I gave myself one year in savings and promised myself if things did not work out with the guy or the job, I could always go back home to Vancouver in a year. If I failed, the worst that could happen is a one year adventure living in the nation’s capitol. My foray into freelance writing was brief and disastrous. After a year of working at home, I barely generated $6,000 in income. However, I remained in Washington, DC but returned to work in the corporate world.

It would take another 7 years of tweaking my career with frequent job changes to exhaust every possibility: different boss, title, company, industry, telecommuting, compressed work week before I relented and finally called it quits turning to gardening as a paid career. Over the last few years, you may have gone through a similar vetting process yourself where you are now ready to expedite change.

Gardening has always given me solace and peace of mind. Do you ever go to a garden center and spend countless hours hanging out just for that pleasant mild high, that soothing feeling just being around pretty flowers and greenery? Even when I was just a customer, I would be tempted to deadhead the annuals, tidy up or front a messy display. I seldom dwelled on the meagre wages when I first started out. I couldn't believe that someone was paying me to do something I was willing to do for free.

When I quit my corporate job making $80,000 a year to make $8/hour working at a garden center, I admitted to my husband that I didn’t have everything figured out but to give me a year to figure things out. Now over 6 years later, I am delighted to encourage you to embark wholeheartedly upon the path you are about to take. Unanticipated delights are just a part of what is in store and you are sure to find it as intoxicating as I have. Should things not turn out as you hoped, you will at least have had a fabulous year getting paid to garden for a living.

Now thirteen years later, I celebrate every year with a little prayer of gratitude that I had the courage to follow my own adventure , which eventually lead me from the corporate path to the garden path. Coincidentally, the day I left was April Fool’s Day.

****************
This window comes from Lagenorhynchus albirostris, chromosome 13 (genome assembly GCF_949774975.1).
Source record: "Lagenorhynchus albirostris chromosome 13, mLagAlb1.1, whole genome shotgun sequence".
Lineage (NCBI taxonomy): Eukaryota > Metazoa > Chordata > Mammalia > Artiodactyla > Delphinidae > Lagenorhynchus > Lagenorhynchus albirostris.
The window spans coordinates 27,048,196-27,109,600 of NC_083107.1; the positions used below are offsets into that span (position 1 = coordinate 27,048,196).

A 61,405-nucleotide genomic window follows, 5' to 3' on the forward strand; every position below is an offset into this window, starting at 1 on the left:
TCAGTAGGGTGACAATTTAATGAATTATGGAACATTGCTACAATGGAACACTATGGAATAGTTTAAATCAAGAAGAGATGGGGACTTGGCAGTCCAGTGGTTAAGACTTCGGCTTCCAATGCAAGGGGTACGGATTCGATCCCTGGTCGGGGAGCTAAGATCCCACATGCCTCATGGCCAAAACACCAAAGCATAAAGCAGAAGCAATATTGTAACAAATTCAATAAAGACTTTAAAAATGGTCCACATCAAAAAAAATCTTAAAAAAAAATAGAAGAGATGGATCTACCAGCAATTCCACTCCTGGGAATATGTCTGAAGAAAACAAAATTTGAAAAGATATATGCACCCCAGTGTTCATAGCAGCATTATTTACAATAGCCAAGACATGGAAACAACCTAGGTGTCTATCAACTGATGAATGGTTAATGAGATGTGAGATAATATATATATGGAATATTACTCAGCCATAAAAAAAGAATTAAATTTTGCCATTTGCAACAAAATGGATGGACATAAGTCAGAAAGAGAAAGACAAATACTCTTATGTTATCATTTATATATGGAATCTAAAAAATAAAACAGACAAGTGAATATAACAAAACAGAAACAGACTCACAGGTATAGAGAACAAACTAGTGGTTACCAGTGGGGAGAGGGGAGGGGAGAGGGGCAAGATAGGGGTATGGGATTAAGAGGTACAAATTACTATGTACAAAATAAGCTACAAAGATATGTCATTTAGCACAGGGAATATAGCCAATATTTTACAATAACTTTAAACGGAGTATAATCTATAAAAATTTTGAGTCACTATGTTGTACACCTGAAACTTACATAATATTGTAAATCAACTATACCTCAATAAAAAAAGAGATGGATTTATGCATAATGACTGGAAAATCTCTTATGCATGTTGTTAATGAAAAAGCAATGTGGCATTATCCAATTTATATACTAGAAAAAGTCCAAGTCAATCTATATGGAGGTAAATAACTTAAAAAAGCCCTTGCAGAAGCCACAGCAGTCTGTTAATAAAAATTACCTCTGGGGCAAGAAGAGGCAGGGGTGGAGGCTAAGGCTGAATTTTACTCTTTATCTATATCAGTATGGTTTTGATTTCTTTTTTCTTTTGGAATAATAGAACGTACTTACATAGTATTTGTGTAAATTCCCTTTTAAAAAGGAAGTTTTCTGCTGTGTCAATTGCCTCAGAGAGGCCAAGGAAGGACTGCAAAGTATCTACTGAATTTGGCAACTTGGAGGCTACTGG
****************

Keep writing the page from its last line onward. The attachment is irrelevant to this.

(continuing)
Foolish, I know not. More foolish is living half a life when there is much more to life. Is the thought of leaving your secure, stable life terrifying? Good. Just like a performer with stage fright, it is perfectly natural to feel anxious, to have a kind of nervous anticipation. Use this fear to keep you safe. It will ensure that you don’t subject yourself to a life of poverty, it will spur you to keep learning more about gardening, it will force you to do what is necessary to create opportunities.

Stability is overrated. Keeping a mediocre job is not worth saving. What is a reasonable expectation of risk when comparing the safe to the unknown? Anything in life worth risking is often worth taking that risk. Plus don't you find things often have a way of turning out better than you could ever have imagined when you are prepared to do whatever it takes to be successful. Contentment is not guaranteed but living a life of regret is not a life worth living.

Is it better to be successful in living a life of mediocrity or at least fail in an attempt at the spectactular? If it puts your mind at ease, there is always comfort in knowing you can always go back. Just remember, this is no pie-in-the-sky dream like wanting to be a rock star or sports hero.

Countless ordinary people get up every morning and put on a pair jeans or khakis, grabbing a pair of gardening gloves to play in the dirt everyday. You are so close to making the same happen for you. As you encounter bumps along the way, if you are truly committed, I know you will do whatever it takes to be successful.

Excerpt from the forthcoming book Getting Dirty. If you would like me to let you know when the book becomes available, just send your e-mail to adriennejenkins@verizon.net.